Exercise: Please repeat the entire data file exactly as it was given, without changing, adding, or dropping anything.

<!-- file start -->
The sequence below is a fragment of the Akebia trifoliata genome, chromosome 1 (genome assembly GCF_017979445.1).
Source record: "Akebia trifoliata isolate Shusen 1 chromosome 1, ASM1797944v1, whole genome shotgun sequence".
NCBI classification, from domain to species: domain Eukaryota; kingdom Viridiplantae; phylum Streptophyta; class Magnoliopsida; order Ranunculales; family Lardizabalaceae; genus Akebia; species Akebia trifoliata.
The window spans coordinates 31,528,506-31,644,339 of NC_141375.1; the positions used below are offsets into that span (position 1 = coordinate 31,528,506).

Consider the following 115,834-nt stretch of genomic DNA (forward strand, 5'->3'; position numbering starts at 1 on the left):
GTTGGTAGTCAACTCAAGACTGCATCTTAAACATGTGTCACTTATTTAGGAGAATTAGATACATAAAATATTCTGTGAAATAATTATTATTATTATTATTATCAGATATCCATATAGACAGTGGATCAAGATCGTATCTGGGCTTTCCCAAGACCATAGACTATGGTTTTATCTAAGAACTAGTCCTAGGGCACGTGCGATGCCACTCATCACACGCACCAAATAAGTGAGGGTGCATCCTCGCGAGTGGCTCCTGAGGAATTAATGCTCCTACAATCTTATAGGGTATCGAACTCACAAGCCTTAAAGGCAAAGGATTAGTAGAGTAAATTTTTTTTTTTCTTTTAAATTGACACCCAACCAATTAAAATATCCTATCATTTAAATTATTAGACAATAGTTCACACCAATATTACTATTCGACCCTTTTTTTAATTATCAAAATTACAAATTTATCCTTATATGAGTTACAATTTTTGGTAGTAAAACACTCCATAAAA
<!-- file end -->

The sequence below is a fragment of the Akebia trifoliata genome, chromosome 1 (genome assembly GCF_017979445.1).
Source record: "Akebia trifoliata isolate Shusen 1 chromosome 1, ASM1797944v1, whole genome shotgun sequence".
NCBI classification, from domain to species: domain Eukaryota; kingdom Viridiplantae; phylum Streptophyta; class Magnoliopsida; order Ranunculales; family Lardizabalaceae; genus Akebia; species Akebia trifoliata.
The window spans coordinates 31,528,506-31,644,339 of NC_141375.1; the positions used below are offsets into that span (position 1 = coordinate 31,528,506).

Consider the following 115,834-nt stretch of genomic DNA (forward strand, 5'->3'; position numbering starts at 1 on the left):
GTTGGTAGTCAACTCAAGACTGCATCTTAAACATGTGTCACTTATTTAGGAGAATTAGATACATAAAATATTCTGTGAAATAATTATTATTATTATTATTATCAGATATCCATATAGACAGTGGATCAAGATCGTATCTGGGCTTTCCCAAGACCATAGACTATGGTTTTATCTAAGAACTAGTCCTAGGGCACGTGCGATGCCACTCATCACACGCACCAAATAAGTGAGGGTGCATCCTCGCGAGTGGCTCCTGAGGAATTAATGCTCCTACAATCTTATAGGGTATCGAACTCACAAGCCTTAAAGGCAAAGGATTAGTAGAGTAAATTTTTTTTTTTCTTTTAAATTGACACCCAACCAATTAAAATATCCTATCATTTAAATTATTAGACAATAGTTCACACCAATATTACTATTCGACCCTTTTTTTAATTATCAAAATTACAAATTTATCCTTATATGAGTTACAATTTTTGGTAGTAAAACACTCCATAAAA